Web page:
Wood Fired Pizza Ovens
Brick masonry ovens have been built in American homes since the first colonists landed on American soil. Brick masonry oven traditions date back to at least Roman times. Now you can have an authentic brick masonry oven in your home or backyard. Bake fresh, hot wood-fired pizza and bread right at home. A custom masonry or brick oven makes a great entertainment feature for your deck or patio area, allowing you to bake your own authentic wood-fired bread and pizza.
Each Pizza Oven Kit Would Include:
Note: Additional materials such as brick, stone or block may be needed for base and surround.
Masonry Ovens have been built in American homes since the first colonists landed here. Oven traditions date back much further-at least to Roman times. Now you can have an authentic brick oven in your home or backyard. Cooking in a masonry oven requires some experimenting. A fire is built in the oven and stoked until the fire is heated sufficiently. When the oven is ready, food is cooked right on the hot firebrick floor.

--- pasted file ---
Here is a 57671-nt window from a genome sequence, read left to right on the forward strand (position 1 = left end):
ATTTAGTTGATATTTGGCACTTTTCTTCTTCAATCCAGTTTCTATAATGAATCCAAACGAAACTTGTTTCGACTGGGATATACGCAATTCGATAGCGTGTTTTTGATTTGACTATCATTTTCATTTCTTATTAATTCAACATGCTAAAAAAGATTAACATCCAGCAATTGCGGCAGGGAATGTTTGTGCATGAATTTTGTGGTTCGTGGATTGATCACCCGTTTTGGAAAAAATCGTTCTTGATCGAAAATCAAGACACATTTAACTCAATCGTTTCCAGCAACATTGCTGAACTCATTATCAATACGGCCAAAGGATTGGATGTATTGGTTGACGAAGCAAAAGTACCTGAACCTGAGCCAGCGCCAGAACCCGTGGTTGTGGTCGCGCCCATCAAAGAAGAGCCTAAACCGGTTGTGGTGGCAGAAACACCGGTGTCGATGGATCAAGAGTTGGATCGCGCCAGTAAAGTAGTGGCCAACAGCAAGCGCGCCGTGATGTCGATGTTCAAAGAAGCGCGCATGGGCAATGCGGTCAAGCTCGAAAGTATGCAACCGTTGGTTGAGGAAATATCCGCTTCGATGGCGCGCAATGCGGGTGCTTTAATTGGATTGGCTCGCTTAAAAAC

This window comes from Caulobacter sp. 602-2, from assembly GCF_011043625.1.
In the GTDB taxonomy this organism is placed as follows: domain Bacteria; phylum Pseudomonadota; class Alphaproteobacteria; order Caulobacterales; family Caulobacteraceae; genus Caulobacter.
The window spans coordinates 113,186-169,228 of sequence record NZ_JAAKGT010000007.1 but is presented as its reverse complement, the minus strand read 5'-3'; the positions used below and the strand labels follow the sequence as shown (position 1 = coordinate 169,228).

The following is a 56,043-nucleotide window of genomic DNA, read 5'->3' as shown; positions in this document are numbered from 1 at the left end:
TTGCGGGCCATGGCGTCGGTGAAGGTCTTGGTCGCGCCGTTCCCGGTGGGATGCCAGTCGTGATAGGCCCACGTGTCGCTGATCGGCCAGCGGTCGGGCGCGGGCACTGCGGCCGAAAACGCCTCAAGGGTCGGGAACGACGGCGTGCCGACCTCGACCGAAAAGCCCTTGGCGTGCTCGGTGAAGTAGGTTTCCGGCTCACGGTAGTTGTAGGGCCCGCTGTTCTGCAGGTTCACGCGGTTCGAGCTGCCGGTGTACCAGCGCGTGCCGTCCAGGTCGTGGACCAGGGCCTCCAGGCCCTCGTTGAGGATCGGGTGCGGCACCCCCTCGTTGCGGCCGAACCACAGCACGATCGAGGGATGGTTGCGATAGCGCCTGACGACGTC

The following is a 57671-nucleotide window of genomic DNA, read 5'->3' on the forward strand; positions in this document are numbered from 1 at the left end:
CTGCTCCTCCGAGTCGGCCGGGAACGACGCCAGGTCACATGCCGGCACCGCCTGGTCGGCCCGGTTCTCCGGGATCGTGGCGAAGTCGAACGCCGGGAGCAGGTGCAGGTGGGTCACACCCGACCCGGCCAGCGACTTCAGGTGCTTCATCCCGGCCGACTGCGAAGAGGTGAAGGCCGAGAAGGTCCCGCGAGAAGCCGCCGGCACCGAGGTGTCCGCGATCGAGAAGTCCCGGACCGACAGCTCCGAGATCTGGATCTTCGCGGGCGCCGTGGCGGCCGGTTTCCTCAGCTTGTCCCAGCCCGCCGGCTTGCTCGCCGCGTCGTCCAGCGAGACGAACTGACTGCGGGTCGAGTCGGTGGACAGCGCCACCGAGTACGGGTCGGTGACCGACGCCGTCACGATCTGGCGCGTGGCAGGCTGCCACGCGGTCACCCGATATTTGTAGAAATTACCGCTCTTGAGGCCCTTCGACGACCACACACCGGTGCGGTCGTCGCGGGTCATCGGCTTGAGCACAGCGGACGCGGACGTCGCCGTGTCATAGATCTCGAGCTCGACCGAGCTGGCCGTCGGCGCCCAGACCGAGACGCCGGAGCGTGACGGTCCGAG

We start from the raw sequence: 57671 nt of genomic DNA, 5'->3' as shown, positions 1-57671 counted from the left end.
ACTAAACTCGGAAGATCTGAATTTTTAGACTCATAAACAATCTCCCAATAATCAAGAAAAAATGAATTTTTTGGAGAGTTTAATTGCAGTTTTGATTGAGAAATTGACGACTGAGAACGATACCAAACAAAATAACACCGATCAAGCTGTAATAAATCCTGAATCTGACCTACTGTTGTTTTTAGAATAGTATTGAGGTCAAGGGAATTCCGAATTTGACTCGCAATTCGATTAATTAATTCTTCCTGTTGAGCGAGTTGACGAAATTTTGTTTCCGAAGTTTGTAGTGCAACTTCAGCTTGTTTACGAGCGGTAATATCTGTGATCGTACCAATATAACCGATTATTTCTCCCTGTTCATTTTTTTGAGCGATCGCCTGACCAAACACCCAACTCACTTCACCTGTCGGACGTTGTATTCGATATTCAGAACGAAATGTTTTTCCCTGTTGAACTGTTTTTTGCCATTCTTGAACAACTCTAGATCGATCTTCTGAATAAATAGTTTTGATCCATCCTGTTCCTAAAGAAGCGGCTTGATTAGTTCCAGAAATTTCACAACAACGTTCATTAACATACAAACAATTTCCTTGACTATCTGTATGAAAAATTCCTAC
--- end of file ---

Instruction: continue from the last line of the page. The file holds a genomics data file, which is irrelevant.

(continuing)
Building a Fire
Wait at least 24 hours after construction of the oven has passed (this will allow insulation to dry). Build a small fire to break-in the oven. Try to build up the temperature inside the oven at a rate of 50 degrees F per hour up to about 500 degrees F. The break in fire will drive out any moisture, cure the refractory mortar and minimize the chance of damaging the oven. To build a cooking fire, start with a small kindling fire in the front of the oven tunnel, under the flue. Add wood when the fire is burning well, and gradually move the fire back into the oven. You can use the oven door to regulate the air flow (when you are not adding wood) but take caution not to block off the flue. As the oven heats up to “Cooking Temp” you will notice the carbon build-up along the walls and dome, causing them to turn black. An expert tip: Once the walls and dome of the oven turn back to clean white, the oven is ready to cook!
***NOTE: The dome of the brick oven is likely to crack. Cracking of the dome and sidewalls is not structurally hazardous, and is necessary for natural expansion and contraction of the masonry, which will occur during extreme heat fluctuations.